The Journal of Language and Culture, a biannual publication in the fields of Humanities and Social Sciences, is issued in June and December by the Research Institute for Languages and Cultures of Asia at Mahidol University. Established in 1981, the journal serves as a platform for disseminating scholarly works on language and culture, with a focus on contributing to national development and fostering international collaboration. Additionally, it aims to champion the preservation, development, and revitalization of language and culture.

This journal invites submissions in various sub-fields, including linguistics, cultural studies, anthropology, community development, and language for communication, translation, and teaching. It particularly encourages theoretically focused analyses, applied research, and papers that present synthesized research conducted in the Asian region.

For consideration, only original manuscripts will be reviewed, provided they have not been submitted or published elsewhere. Each manuscript undergoes a rigorous review process by three academic experts in the relevant field. Acceptance is contingent upon the approval of three referees. The Editorial Board retains the right to reject any material deemed inappropriate, make minor changes for presentation and format purposes, and assumes no responsibility for the accuracy of the content.

Articles will be published in the order determined by the Editorial Board for each issue. It is important to note that any article featured in the Journal of Language and Culture represents the academic perspectives of the author(s) and should not be construed as reflective of the Editorial Board's opinions.

Vol. 42 No. 2 (2023): July-December

Editorial Notes

Northeast Asia and Southeast Asia are two global regions located with a certain geographical symmetry on the western Pacific rim of Eurasia. Each region comprises continuums of internal ethnic and material diversities, the interconnected natures of which have given rise to their longterm historico-cultural coherence. The two regions are the object of extensive research at both national and international levels across a range of disciplines, yet to date there has only been limited research conducted between the two areal fields. Such bilateral research currently focuses on direct transregional connections premised on early maritime trade, common practices of Buddhism, and historical interactions with China and other cultures in Eastern Eurasia.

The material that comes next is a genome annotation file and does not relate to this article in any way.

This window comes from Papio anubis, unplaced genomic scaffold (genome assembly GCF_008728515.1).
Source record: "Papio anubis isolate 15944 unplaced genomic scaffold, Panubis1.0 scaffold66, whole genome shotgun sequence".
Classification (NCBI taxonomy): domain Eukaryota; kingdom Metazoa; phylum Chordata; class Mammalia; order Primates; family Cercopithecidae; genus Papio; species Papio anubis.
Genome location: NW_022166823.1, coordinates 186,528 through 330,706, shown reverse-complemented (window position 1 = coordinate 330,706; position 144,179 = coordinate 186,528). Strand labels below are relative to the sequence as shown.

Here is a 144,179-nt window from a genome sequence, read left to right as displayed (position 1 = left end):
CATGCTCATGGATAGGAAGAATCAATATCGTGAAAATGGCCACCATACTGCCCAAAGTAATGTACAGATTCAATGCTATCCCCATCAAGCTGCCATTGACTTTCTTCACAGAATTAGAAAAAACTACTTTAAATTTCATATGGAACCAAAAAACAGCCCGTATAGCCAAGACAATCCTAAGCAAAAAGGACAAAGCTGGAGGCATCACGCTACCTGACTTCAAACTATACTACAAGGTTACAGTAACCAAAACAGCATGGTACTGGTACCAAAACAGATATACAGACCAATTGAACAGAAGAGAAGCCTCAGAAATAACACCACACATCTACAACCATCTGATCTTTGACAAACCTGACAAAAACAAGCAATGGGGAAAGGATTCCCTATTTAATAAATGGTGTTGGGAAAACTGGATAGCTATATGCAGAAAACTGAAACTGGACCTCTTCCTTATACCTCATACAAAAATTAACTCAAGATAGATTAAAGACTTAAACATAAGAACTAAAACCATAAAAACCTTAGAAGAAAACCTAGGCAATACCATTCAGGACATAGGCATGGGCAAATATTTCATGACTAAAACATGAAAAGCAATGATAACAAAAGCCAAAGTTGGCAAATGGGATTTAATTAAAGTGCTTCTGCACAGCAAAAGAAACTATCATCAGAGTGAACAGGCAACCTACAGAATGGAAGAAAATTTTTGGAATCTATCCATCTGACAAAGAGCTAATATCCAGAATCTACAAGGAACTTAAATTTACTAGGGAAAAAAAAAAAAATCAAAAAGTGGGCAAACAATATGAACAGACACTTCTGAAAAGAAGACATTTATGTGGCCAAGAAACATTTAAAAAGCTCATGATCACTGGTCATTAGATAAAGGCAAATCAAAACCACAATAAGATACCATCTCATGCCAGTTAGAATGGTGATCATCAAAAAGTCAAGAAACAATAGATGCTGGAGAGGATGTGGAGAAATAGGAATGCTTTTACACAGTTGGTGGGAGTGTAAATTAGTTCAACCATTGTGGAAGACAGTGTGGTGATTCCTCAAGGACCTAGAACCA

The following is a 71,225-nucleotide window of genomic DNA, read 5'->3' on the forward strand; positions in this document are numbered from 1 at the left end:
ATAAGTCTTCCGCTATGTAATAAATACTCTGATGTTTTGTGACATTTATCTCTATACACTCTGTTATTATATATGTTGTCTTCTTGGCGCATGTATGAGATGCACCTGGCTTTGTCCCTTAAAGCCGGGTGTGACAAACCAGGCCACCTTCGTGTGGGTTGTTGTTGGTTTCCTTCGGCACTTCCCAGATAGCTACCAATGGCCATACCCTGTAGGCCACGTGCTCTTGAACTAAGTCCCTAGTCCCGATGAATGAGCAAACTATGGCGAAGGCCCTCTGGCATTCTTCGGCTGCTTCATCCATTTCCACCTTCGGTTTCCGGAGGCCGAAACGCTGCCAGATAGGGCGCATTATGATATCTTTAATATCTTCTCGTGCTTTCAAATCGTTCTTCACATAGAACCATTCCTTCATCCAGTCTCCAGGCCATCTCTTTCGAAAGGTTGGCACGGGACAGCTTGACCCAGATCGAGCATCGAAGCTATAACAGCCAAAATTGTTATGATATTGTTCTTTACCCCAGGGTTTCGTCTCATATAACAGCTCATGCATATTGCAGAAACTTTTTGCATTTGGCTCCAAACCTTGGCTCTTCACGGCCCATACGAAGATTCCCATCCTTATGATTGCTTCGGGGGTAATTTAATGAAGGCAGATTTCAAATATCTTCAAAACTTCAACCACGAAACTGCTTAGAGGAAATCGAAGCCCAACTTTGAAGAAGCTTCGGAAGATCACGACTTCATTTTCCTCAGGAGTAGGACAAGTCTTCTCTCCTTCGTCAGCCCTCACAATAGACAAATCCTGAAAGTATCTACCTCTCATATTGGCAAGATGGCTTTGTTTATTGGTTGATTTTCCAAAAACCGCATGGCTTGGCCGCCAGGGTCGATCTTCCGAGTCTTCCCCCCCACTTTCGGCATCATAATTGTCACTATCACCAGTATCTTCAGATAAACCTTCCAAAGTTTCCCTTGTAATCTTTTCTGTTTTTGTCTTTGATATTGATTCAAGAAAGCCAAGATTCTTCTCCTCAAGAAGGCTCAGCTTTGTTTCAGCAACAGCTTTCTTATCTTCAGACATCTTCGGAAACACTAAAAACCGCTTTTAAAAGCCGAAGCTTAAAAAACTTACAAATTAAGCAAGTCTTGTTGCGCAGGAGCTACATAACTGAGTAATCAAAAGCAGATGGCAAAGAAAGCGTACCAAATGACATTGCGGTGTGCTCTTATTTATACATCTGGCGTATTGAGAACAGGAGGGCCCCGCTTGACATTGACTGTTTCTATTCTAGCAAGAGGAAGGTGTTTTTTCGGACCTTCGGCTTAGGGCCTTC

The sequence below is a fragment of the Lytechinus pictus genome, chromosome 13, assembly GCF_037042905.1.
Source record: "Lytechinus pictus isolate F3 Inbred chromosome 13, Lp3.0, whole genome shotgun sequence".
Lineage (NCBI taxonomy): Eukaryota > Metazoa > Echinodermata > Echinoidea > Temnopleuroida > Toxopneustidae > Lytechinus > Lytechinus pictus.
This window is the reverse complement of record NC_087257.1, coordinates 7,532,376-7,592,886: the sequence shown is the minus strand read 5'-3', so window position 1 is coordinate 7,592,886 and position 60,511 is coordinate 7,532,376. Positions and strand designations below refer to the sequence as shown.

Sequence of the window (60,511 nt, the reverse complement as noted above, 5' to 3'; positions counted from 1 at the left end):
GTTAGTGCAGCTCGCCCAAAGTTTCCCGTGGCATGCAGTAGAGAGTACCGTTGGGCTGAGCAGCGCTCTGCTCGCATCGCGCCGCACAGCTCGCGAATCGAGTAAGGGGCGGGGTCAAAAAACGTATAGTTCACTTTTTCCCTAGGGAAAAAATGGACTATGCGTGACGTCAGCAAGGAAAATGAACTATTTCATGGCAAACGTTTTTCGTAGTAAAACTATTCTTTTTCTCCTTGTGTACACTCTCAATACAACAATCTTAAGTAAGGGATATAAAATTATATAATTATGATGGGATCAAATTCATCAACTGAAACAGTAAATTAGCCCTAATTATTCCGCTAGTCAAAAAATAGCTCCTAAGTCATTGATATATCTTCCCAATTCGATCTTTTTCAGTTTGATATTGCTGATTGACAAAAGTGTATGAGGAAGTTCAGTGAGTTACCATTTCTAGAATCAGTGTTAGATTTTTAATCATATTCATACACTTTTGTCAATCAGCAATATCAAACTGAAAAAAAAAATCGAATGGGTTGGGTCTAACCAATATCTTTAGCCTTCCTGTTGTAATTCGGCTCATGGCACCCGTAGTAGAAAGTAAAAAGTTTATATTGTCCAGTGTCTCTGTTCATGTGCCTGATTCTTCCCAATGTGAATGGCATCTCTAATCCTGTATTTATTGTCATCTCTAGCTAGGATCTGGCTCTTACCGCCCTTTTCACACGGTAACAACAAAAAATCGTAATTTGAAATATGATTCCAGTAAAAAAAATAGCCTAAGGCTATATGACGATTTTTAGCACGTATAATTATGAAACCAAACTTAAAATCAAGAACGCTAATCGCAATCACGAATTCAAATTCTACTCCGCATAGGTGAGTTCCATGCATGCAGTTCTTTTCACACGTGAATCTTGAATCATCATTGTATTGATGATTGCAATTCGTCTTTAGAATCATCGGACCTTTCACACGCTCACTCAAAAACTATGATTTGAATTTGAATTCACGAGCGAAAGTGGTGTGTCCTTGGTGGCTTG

Significant as these connections are to transasian history and culture, the two regions further share a number of structural parallels, including between their ethno-linguistic topographies, archaeologies, and historical trajectories from early history to modern nation states. Such parallels are at once a product of geographical symmetry, forces of global history, and common international research trends. We believe that through comparative investigation these parallels can yield fresh insights towards both transasian commonalities and regional specificities. Studying such parallels, however, requires sustained cooperative research to enable mutual exchange of knowledge and methods, as has been initiated in the current issue of Journal of Language and Culture.

Published: 29-12-2023

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